About 300 people died of the flu already this year – more than double those of 2018.
But experts believe that the "moderately bad" season of Australia has probably reached its peak.
The flu season started at the beginning of this year after a mild year in 2018, leading to a significantly higher number of flu cases than those usually found at this point.
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Professor Robert Booy, flu expert, believes that it will be a moderate flu season and not as severe as in 2017, when he died 1163.
The president of the Immunization Coalition said that the early start of this year's flu season will probably mean an initial peak, predicting that the number of cases will begin to decline soon.
"My opinion is that it could be a moderately bad year with an early onset, but I can see the evidence that it is touching its peak, which is fluctuating and it is likely to start falling much sooner than usual," he told All. ; AAP.
The professor. Booy, of the National Center for Immunization Research and Surveillance, said the flu season peaked in August and September, but believes it has already peaked.
"Moderate" flu season
Vicky Sheppeard, director of the transmissible disease at NSW Health, described this flu season as moderate, stating that unprecedented numbers were due early and followed an unusual amount of activity during the summer.
"The flu is an unpredictable virus, but we hope that we are at the peak and in the coming weeks we will begin to see a reduction in activity," Dr. Sheppeard told reporters in Sydney on Thursday.
There have been 135,952 cases of influenza influenza confirmed in the laboratory throughout Australia so far this year, well above the average of 17,349 at the same point in the last five years, data from the federal health department show.
The deaths have doubled
So far 298 deaths associated with the influence have been reported to the National Notifiable Surveillance System, although it includes only cases confirmed in the laboratory.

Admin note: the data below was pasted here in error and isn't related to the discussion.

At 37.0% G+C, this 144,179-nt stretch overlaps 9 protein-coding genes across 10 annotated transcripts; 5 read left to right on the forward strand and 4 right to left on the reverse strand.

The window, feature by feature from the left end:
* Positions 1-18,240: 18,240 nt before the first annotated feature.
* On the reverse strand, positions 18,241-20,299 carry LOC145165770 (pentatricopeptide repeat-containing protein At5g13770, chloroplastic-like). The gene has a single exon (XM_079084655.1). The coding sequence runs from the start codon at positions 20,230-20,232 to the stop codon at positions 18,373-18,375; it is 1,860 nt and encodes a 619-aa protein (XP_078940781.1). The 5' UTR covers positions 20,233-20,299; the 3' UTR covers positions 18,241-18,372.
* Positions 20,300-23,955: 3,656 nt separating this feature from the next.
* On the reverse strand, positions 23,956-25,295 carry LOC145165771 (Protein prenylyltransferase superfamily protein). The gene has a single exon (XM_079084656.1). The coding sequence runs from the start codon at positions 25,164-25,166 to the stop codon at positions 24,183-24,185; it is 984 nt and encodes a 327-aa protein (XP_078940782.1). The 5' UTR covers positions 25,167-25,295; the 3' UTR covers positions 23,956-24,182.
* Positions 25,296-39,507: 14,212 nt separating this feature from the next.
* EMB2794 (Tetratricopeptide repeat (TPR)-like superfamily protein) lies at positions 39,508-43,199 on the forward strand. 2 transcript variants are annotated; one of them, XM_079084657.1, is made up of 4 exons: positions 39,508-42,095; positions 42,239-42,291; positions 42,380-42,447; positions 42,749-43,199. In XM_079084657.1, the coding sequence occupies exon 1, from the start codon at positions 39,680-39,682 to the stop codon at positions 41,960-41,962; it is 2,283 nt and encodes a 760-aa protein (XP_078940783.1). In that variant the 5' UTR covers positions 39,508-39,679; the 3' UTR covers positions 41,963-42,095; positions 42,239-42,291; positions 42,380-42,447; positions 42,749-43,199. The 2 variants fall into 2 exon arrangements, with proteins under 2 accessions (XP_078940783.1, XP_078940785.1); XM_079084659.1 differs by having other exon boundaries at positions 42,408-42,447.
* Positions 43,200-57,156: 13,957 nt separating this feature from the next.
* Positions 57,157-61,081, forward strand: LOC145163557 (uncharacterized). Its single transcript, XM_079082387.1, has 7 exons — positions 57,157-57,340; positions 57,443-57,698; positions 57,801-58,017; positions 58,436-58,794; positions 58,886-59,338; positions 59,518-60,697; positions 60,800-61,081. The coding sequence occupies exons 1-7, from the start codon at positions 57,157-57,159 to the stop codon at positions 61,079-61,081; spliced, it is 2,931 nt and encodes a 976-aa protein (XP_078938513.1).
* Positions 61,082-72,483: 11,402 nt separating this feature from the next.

There were 58 confirmed cases of flu and 125 deaths in Australia in 2018.
The flu season of 2017, when a quarter of a million cases confirmed by the laboratory and 1163 people were killed, was the worst since the swine flu pandemic in 2009.
The laboratory numbers do not show the full extent of the influence because most people are not tested.
The professor. Booy said the modeling estimated that the average number of deaths each season was actually between 3000 and 4000 and that the immunization coalition planned for this year would be no different.
While there have been reports of one of the mutant flu strains, Prof Booy said that a mutation of the virus was a natural occurrence and the Center for the Influence of the World Health Organization in Melbourne did not report no mutation which meant that the vaccine did not work.
The dott. Sheppeard said the WHO noted that a minority of one of the four circulating influenza strains carried a mutation that made it somewhat different from the vaccine, but the vaccine remained highly effective against most strains circulating.
& # 39; As well as expected & # 39;
He said the vaccine appears to work as expected, preventing about half of potential influenza cases and reducing its severity for sufferers.
"Unfortunately, especially in people over 65, despite vaccinations, we receive victims every year."
The dott. Sheppeard said the WHO had also warned that there was no antiviral resistance in the strains of influenza that were circulating at the time.
REPORTED CASES OF INFLUENZA CONFIRMED BY LABORATORY AND DEATH ASSOCIATED SO FAR IN 2019
- 135,952 cases at national level
- 298 dead
Source: Department of Health (Federal)
LATEST INFORMATION AVAILABLE STATE-BY-STATE **
- SA – 19,964 cases, 82 deaths
- NSW – about 43,000 cases, 70 deaths
- VIC – 25,969 cases, 50 dead
- WA – 17.640 cases, 48 deaths
- QLD – 23,947 cases, 38 deaths
- ACT – 1595 cases, less than 5 deaths
- NT – 1079 cases, 4 deaths
- TAS – 1390 cases, 1 death
The jurisdictions update their data at different times.
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